Advocate PDF 2016

Pre 2012 Archives

You asked for it: Excerpts from PSARA candidate questionnaires

This year the PSARA Government Relations Committee decided to try something new. PSARA does not have an endorsement process but we wanted to help inform our members about candidates in local races and their political positions. We developed four questions and asked the candidates to answer them so we could share their responses with our members. The offices we were concerned about this year were: King County Executive, King County Council, Seattle Mayor, and Seattle City Council.

The four questions we asked were:

1) Transit

A) What are the three most important steps you would take to provide a safe, efficient, affordable and environmentally friendly transportation system for all our residents?

B) PSARA is a member of the Seattle Transit Riders Union. Do you support the goal of a low income transit fare comparable to the existing senior fare and how would you fund such a fare?

Please provide a ONE SENTENCE explanation of your answer.

2) Low Income Housing

What do you see as the most important step the City of Seattle (King County) should take in the next two years to assure more low income housing for Seattle residents and Seattle seniors?

3) Police accountability

What do you see as the most important next step the City of Seattle (King County) should take to ensure that our police force is accountable to the public and uses fair and equitable policing practices?

4) Campaign Finance

Do you support public funding of campaigns for city (county) offices (yes or no)? Please provide a one sentence statement of your support or opposition that you would be proud to use in advocating your position.

Only eight candidates chose to respond to our questionnaire, possibly because it would not lead to an endorsement. We thank the eight who did respond for understanding that our members are very interested in their answers and we do vote.

The eight who responded are:

Alan E. Lobdell, King County Executive candidate

Shari Song, King County Council District 9 candidate

Ed Murray and Mike McGinn, Seattle Mayoral candidates

Richard Conlin, Seattle Council position 2 candidate

Sally Bagshaw, Seattle Council Position 4 candidate

Nick Licata, Seattle Council Position 6 candidate

Albert Shen, Seattle Council Position 8 candidate

We are including just a small sample of their answers here, but please go to our website, http://psara.org/ to view their entire responses. 

Alan E. Lobdell, King County Executive candidate 

Transit 

Due to the Puget Sound area being about 40 years behind in transportation there are no safe, efficient affordable ways for residents to travel. Also, there won’t be for a long time with the priorities set the way they are in King County. Government regulations from the State and County have bottled up all transportation projects so that they are obsolete before they ever get built. The one thing I will do is work to remove as many government regulations as possible so that we can get moving on the systems we need.

Shari Song, King County Council District 9 candidate 

Transit 

…I will do everything I can to convince the legislature to pass a transportation package that provides new funding for roads and infrastructure, avoids cuts to Metro service, and gives King County local control over our own funding to increase flexibility and options in the future.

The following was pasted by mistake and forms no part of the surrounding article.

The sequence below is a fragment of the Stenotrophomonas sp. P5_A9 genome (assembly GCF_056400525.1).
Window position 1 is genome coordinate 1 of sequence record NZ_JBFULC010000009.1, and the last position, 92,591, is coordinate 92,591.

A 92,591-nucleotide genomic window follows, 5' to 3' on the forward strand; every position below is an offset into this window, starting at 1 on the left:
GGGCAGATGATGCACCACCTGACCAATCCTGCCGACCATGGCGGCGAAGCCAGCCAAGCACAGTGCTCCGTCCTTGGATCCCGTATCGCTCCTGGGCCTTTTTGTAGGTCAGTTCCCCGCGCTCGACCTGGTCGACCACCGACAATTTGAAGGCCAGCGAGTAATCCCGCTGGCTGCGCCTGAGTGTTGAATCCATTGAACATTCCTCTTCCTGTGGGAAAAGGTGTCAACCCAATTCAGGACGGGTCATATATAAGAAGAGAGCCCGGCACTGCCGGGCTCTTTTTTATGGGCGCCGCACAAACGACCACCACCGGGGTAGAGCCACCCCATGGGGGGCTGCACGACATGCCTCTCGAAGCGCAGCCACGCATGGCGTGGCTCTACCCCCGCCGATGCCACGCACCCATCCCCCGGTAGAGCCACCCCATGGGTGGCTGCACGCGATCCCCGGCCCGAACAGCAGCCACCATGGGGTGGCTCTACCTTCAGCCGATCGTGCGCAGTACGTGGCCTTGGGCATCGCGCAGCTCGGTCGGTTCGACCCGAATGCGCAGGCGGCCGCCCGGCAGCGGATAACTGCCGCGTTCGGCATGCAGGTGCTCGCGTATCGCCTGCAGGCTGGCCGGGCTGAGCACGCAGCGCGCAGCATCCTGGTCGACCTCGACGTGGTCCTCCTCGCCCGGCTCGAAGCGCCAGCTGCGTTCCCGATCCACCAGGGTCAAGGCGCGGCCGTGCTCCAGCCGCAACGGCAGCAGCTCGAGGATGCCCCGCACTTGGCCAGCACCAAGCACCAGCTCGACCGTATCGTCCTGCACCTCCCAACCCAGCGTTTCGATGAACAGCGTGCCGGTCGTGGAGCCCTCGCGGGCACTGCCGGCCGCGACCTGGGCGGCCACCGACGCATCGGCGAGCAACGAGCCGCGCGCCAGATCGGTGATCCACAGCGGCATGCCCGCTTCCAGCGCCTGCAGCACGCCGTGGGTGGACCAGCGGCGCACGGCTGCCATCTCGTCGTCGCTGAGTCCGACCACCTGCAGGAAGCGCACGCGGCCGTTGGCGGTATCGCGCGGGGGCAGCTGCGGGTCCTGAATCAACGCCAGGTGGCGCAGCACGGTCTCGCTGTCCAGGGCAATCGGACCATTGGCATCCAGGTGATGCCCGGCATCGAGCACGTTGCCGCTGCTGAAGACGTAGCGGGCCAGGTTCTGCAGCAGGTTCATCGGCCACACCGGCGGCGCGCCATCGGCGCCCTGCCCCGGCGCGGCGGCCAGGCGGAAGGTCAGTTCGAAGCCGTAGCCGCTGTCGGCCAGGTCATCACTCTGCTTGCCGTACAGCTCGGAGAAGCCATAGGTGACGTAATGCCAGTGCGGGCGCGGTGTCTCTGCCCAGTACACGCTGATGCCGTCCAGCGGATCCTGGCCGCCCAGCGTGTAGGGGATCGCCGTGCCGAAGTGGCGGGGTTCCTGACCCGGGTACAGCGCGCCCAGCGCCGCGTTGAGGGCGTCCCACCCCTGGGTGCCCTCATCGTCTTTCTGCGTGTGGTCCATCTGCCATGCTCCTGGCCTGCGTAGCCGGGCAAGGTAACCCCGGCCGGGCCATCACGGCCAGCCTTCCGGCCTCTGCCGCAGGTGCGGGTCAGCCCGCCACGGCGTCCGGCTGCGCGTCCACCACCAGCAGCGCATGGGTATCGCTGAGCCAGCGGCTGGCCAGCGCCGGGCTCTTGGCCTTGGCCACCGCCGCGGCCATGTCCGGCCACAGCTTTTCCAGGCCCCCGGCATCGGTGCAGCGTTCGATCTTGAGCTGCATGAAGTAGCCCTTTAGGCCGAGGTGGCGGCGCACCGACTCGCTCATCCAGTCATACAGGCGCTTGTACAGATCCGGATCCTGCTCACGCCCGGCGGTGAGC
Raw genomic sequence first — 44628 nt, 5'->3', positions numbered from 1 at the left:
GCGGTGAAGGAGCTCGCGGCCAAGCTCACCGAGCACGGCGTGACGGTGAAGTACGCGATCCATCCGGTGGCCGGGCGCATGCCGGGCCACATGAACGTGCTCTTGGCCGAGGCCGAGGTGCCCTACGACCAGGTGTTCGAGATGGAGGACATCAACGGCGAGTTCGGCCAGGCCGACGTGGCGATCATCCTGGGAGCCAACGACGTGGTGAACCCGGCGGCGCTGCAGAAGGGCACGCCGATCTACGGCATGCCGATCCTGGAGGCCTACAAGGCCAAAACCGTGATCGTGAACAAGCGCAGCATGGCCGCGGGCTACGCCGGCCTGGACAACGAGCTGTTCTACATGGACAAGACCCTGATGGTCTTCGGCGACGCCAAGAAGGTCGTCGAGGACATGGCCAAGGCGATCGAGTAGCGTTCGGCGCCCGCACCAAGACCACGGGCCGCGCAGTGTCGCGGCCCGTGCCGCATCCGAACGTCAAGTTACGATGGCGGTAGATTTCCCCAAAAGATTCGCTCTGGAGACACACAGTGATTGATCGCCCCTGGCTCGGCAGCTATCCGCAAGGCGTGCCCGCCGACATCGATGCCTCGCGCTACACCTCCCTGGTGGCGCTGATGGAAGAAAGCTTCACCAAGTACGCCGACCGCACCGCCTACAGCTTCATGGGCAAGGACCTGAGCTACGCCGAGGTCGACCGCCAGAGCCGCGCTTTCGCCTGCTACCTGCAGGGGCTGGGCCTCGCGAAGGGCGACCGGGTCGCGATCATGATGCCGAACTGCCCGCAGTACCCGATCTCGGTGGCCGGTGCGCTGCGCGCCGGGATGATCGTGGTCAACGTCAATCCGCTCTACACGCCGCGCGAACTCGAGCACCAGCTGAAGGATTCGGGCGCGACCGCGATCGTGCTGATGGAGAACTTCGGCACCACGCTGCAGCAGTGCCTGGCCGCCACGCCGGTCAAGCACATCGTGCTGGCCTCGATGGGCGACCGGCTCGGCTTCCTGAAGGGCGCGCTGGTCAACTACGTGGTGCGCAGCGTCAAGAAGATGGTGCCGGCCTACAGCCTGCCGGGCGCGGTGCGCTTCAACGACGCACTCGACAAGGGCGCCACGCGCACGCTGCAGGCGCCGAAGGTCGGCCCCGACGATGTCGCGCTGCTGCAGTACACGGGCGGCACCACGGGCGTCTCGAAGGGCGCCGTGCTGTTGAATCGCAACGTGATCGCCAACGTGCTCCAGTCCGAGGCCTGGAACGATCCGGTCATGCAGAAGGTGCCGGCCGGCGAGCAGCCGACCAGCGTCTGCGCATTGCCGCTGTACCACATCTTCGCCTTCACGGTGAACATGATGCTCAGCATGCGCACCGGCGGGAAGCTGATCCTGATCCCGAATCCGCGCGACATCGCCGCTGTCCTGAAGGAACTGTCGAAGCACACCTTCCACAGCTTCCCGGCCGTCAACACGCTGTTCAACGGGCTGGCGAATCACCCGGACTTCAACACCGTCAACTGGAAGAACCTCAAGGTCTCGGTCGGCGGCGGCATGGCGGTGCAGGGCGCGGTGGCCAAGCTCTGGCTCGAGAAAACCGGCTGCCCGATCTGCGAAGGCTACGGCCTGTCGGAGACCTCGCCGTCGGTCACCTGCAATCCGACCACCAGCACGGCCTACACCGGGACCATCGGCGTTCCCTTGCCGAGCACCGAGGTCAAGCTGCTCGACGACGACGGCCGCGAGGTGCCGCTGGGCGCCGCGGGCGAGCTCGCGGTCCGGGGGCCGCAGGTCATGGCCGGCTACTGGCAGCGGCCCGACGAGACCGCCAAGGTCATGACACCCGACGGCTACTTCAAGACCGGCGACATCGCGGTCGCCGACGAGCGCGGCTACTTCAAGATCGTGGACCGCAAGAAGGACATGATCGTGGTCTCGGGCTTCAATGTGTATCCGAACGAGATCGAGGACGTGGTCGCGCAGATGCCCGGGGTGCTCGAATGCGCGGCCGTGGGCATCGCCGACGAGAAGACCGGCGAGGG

Ed Murray, Seattle Mayoral candidate 

Transit 

…As Mayor, I will implement the Move Seattle strategy. This is a master plan that will bring order to our currently siloed and often conflicting approaches to transit and transportation. Move Seattle will integrate and prioritize our existing bicycle, pedestrian, transit, and freight plans…. Second, I will secure new, reliable sources of funding…

Mike McGinn, Seattle Mayoral candidate 

Transit 

High capacity transit planning has been a major priority for my administration. Even as City Council was adopting the Transit Master Plan in 2012, we were moving forward on planning efforts for a downtown to Ballard rail route with Sound Transit, seeking (and receiving) funding…

Richard Conlin, Seattle Council Position 2 candidate 

Transit 

…While it is a laudable goal, administering such a fare (low income transit fare) would be difficult at best. It could work if a number of cities came to the table to support this action. The current system of providing ride tickets through human services agencies works well, and expanding that option may be a better direction to go.

Sally Bagshaw, Seattle Council Position 4 candidate 

Transit 

…Metro needs our help in implementing a more reliable and effective revenue system that isn’t so reliant on sales tax dollars funding our bus service. I have been working closely with King County officials to lobby the Legislature to allow King County the option to raise more revenue. If we don’t get a local option to raise revenues dedicated to transit, Metro will have to cut another 600,000 hours of service beginning in 2015. This is absolutely unacceptable….

Nick Licata, Seattle Council Position 6 candidate 

Transit 

…The goal of public transit is to provide safe and accessible transportation to everyone; the creation of a reduced fare for low income individuals supports and furthers this goal.

Albert Shen, Seattle Council Position 8 candidate 

Transit 

Advocate for a real grade separated mass transit system that moves all people quickly and efficiently. We have a broken transportation plan that is composed of many different modes of transportation but not an overall integrated plan that layers our transportation from mass transit to buses and other options such as taxis/application based car services….

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